In the "Not-always-lying politician"
problem, what's the probability that a particular sentence is true?
Unless this politician is a terrific planner, I think it's safe to assume that he doesn't look at all 144 combinations and choose a random one. Instead, a better way of choosing is for each statement, choosing true or false, unless the last one was false, in which case the statement must be true.
My take is the equivalent of calculating according to each student's choice in "class pass" as opposed to calculating according to the total number of combinations.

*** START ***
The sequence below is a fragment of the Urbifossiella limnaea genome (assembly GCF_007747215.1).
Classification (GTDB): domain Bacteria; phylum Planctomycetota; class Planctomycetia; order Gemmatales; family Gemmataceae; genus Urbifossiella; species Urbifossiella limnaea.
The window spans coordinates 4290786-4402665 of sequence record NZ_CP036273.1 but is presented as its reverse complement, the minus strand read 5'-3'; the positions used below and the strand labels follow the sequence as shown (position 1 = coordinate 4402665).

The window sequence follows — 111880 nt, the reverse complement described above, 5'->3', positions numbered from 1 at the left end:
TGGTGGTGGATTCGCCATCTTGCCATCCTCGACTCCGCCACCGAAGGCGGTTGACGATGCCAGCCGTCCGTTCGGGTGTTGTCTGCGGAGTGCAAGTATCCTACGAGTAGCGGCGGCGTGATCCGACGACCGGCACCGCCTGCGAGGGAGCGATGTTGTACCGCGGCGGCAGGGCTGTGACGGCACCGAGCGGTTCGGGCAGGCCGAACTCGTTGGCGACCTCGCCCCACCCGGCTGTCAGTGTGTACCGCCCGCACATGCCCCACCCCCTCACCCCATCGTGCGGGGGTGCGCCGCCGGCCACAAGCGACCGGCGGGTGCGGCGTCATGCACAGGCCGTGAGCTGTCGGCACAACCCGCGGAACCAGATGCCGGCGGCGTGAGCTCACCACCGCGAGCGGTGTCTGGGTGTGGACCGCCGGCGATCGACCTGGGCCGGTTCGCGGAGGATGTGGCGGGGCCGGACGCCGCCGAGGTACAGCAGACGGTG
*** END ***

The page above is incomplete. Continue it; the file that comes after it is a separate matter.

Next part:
So, the chances are 50-50 that the first statement is true. The second statement is 75% likely to be true, because half of the time it must be true. Likewise, each statement's probability of being true is 1-x/2, where x is the probability of the last statement.
So for all ten statements:
The infinitieth statement would have a probability of 2/3. I'm making the assumption here that the politician forgot his 0th statement and his conscience isn't bothering him about it.
The average probability of those ten statements is .65556640625.
Although I found each statement's probability, I'm not sure what the function is for the nth statement.
Posted by Tristan
on 2004-07-02 15:37:22